Cost effective Intelligent legal representation
Law Office of Stuart E. Bruers
Free Initial Consultation Se Habla Español • Llamenos Hoy 310-856-9834
Committed to Professional Representation We Listen to you
Request a Consultation

Child custody disputes: domestic violence or parental alienation?

Children are often caught in the crossfire of an acrimonious divorce. It can be very difficult to determine how they might feel about their parents when there are so many arguments flying back and forth. Disagreements over child custody can either mask or reveal elements of behavior that may be attributable to parental alienation or worse -- to domestic violence. A recent out-of-state case that highlights such issues may be of interest to California residents.

The children have allegedly refused to see their father because they claim to be afraid of him. Over a number of years, many incidents of domestic violence have been documented against the father; however, the judge is claiming that this is a case of parental alienation, and he has ordered that the children take part in reunification therapy with their father. In addition, the judge has granted the father sole custody for a period of 90 days.

While there is no specific criteria for parental alienation, there are several indicators that may cause one to consider the possibility. Refusal to see or have contact with one parent can sometimes indicate that the other parent has used manipulative tactics upon the child or children. This on its own may not necessarily be enough: a child may say things that are out of character and context, for example, that the non-custodial parent does not give the custodial parent enough money. Other criticisms may relate to habits or lifestyle choices that sound more likely to have come from the custodial parent rather than being opinions of the child.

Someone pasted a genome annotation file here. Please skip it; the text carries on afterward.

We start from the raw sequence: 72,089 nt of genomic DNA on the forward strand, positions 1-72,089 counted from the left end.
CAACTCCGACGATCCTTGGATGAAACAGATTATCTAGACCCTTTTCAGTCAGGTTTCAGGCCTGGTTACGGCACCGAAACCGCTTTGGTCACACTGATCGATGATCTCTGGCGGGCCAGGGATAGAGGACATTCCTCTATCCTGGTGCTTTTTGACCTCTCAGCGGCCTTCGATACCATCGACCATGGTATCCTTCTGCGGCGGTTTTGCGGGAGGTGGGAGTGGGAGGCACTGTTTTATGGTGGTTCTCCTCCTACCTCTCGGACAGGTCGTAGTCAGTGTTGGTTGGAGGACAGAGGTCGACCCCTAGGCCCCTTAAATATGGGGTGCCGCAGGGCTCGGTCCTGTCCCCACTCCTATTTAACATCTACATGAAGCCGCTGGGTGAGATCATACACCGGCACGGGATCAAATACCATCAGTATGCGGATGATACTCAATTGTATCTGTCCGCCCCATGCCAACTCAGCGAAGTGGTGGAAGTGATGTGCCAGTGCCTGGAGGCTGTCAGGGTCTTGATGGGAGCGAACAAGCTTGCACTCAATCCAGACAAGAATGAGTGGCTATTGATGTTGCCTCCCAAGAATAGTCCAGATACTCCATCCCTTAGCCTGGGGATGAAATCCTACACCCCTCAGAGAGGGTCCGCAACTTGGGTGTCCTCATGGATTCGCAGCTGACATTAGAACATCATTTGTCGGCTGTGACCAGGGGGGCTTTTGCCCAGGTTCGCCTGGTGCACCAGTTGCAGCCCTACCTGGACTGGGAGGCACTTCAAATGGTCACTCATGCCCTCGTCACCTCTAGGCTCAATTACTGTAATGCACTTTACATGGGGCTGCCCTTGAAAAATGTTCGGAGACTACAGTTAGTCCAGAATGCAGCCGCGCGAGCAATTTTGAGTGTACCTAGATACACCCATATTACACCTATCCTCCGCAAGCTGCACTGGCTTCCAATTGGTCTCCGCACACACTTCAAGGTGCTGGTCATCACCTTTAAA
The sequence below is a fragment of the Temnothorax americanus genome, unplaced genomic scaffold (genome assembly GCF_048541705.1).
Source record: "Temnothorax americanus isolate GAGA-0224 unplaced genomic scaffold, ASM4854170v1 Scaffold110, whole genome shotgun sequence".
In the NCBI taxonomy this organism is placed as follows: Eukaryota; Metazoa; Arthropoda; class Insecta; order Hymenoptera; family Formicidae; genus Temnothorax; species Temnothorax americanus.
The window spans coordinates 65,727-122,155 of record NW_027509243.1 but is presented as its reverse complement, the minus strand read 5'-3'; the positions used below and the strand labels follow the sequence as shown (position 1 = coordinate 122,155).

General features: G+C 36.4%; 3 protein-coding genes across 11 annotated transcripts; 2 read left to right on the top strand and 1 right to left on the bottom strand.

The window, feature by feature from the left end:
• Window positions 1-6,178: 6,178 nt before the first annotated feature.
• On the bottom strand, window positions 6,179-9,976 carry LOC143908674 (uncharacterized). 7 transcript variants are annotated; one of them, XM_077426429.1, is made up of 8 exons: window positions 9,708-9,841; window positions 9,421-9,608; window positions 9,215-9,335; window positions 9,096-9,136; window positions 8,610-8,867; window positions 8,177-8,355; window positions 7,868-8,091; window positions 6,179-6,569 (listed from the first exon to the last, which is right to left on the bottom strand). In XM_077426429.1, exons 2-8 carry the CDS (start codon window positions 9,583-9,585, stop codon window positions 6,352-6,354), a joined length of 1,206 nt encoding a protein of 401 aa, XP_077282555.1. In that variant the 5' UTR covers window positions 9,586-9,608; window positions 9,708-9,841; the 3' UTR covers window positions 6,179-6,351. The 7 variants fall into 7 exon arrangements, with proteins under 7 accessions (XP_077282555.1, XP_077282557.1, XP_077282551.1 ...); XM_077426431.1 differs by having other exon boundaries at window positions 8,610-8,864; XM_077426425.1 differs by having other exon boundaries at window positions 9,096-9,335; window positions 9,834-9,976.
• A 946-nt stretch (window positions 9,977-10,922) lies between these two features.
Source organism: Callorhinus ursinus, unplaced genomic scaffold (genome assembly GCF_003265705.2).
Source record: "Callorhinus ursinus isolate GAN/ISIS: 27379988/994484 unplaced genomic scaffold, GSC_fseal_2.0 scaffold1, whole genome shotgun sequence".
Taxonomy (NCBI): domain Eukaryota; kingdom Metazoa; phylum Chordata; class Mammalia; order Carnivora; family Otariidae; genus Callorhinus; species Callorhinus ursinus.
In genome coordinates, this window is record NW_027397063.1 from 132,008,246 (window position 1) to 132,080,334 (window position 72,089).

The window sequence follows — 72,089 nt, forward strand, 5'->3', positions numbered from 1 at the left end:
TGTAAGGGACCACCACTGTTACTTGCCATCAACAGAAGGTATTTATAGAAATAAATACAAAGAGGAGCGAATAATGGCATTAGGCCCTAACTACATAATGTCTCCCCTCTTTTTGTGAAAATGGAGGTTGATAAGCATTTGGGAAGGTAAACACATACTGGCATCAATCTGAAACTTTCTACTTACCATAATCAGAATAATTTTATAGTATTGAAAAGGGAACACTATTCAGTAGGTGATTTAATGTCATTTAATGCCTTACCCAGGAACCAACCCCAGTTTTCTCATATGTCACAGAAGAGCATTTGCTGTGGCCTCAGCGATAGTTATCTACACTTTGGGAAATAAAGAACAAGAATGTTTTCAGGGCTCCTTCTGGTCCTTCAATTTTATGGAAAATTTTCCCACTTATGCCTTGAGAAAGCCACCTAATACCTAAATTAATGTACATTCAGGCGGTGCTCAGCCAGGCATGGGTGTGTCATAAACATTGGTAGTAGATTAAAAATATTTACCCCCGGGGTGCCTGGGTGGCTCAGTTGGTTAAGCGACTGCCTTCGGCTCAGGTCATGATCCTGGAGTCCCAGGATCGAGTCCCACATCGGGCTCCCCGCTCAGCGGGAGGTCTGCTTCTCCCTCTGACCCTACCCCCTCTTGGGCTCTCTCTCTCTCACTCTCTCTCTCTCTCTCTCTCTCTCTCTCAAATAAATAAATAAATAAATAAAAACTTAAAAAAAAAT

The courts will take any relevant information into account when making decisions about child custody. Whether one's concerns relate to parental alienation or domestic violence, it is important to gather together as much evidence as possible to support one's case. Seeking the advice appropriate to one's circumstances will give California residents the best hope to seek what is in the best interest of the child.

Source: commdiginews.com, "Michigan Judge Gorcyca sends children to father they fear", Michael Volpe, Aug. 13, 2015

No Comments

Leave a comment
Comment Information

Office Location

Law Office of Stuart E. Bruers
2367 Torrance Boulevard
Torrance, CA 90501

Phone: 310-856-9834
Fax: 310-516-1702
Map & Directions

map-indicator